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It was a pleasure presenting for "Theatre Symposium: Cross-Cultural Dialogue on the Global Stage" in April 2016. The symposium offered a unique opportunity to dialogue with colleagues about how global perspectives influence our practice. Whether we work in performance, technical production, or theatre studies, our artistry and scholarship expand when we take time to learn about other cultures and consider how our production seasons, classrooms, and professional work might change by introducing world perspectives. Global travel begins in our minds. We must first imagine a broad context for what we consider to be theatre; then we can engage with new paradigms that will define the future of our artistic forms. Even though we work in diverse contexts, each of our areas of expertise can benefit from engaging with literature and practices that take us away from our comfort zones. Intercultural experiences, coupled with meaningful interactions with people who differ from us, expand our minds. As the head of the Global Theatre and Ethnic Studies minor at the University of Michigan in Ann Arbor, I advocate for theatre practices that foreground diverse cultures and promote engagement with intercultural communities. "Going global" enhances our ability to absorb multiple perspectives that can broaden our understandings about theatrical practice.

Often I hear that we are all humans under the skin, but through my travels and classroom experiences I have learned that while we share common emotions and physiques, ideologies and belief systems can be really different. And that is the beautiful thing about the theatre. It provides an opportunity to physically, viscerally experience another perspective of human existence. As a scholar and practitioner I find performance to be an ideal way of crossing borders. When I think about stages and studios of learning I wonder, how do we teach for a global future? Most theatre programs offer a combination of literature and studio courses coupled [End Page 12] with a production season. In general, we remain committed to teaching a canon of plays that reflect the history of Euro-American, English-language theatre. Global and multicultural theatre appears as the spice to enrich our experience of a progressive historical evolution of Western drama.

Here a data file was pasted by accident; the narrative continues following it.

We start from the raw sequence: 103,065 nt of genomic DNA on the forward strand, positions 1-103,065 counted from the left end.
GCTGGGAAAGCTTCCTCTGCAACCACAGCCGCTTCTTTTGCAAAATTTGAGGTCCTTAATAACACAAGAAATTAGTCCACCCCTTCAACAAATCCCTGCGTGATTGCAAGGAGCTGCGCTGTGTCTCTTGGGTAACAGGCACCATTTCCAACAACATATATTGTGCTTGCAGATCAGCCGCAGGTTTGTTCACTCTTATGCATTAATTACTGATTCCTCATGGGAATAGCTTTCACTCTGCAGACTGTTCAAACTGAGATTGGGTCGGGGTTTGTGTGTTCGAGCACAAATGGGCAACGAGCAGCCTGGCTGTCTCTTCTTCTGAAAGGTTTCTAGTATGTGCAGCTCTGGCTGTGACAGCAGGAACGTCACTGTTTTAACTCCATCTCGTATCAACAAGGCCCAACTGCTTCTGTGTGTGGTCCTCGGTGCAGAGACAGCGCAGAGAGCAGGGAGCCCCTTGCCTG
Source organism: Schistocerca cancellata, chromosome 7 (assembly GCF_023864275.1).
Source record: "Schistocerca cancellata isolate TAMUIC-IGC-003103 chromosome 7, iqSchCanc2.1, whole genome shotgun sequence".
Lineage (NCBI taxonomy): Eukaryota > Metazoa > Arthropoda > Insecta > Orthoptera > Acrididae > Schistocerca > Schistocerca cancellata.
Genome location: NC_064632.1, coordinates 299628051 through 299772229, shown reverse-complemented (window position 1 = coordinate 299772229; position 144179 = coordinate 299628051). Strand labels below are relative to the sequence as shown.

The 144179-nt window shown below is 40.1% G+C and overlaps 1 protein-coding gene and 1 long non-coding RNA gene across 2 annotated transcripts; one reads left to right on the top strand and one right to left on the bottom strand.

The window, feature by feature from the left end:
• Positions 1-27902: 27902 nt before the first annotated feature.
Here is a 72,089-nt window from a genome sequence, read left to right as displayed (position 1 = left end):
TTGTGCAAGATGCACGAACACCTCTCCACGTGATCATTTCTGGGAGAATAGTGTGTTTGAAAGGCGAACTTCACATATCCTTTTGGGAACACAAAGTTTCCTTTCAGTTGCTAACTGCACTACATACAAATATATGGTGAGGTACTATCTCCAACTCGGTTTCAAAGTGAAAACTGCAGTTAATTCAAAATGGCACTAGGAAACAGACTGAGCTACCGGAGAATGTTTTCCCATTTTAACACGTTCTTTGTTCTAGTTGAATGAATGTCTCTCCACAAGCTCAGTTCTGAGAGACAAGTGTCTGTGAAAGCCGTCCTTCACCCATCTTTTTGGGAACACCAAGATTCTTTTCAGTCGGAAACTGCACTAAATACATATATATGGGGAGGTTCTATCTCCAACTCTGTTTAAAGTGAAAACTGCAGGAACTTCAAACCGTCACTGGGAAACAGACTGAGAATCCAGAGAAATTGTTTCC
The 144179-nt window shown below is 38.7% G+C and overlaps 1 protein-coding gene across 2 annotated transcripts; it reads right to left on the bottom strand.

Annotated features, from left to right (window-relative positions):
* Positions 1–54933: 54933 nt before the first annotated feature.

Escaping this approach to theatrical training is a challenge because, as faculty members, often this has been our training, our experience, or our area of expertise. It is intimidating to approach learning about the cultures of the entire world. In addition to a plethora of plays, there are language barriers. And if each cultural drama represents a distinct ideology and cultural context, then how can we immerse ourselves in all of these deep histories and experiences?

We can begin to connect to other cultural positions just by considering our own background and heritage. Each of us brings experiences gleaned from a lifetime of immersion in a unique cultural context. Too often, we underestimate the impact of our learned cultural behaviors on our daily arts practice. Faculty members and students in American classrooms tend to think of themselves as part of an assimilated, hegemonic middle class. If we consider our ancestral heritage, each of us actually carries distinct cultural knowledges or understandings. For example, we tend to forget that our grandparents may have come from Ireland or that we might have been raised on a farm or an island rather than within a suburban community. Our heritage connections travel across generations and impact our worldview.1

One of the exercises I introduce in class to help students begin to think about global identities is to have them "perform their identity" as an opening activity. When I start this exercise, at first there is confusion. White students tell me they do not know what to perform. African American students ask me if they can perform any identity. I encourage all students to select a song, dance, or poem that is about who they are and to perform it. Within this exercise I have seen poignant theatrical acts. One performance that stands out for me is the work of a student of Swedish descent who performed a ritual of stuffing Christmas sausages. He stood in front of the class and began...

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Additional Information

ISSN
2166-9937
Print ISSN
1065-4917
Pages
pp. 12-28
Launched on MUSE
2017-10-26
Open Access
No
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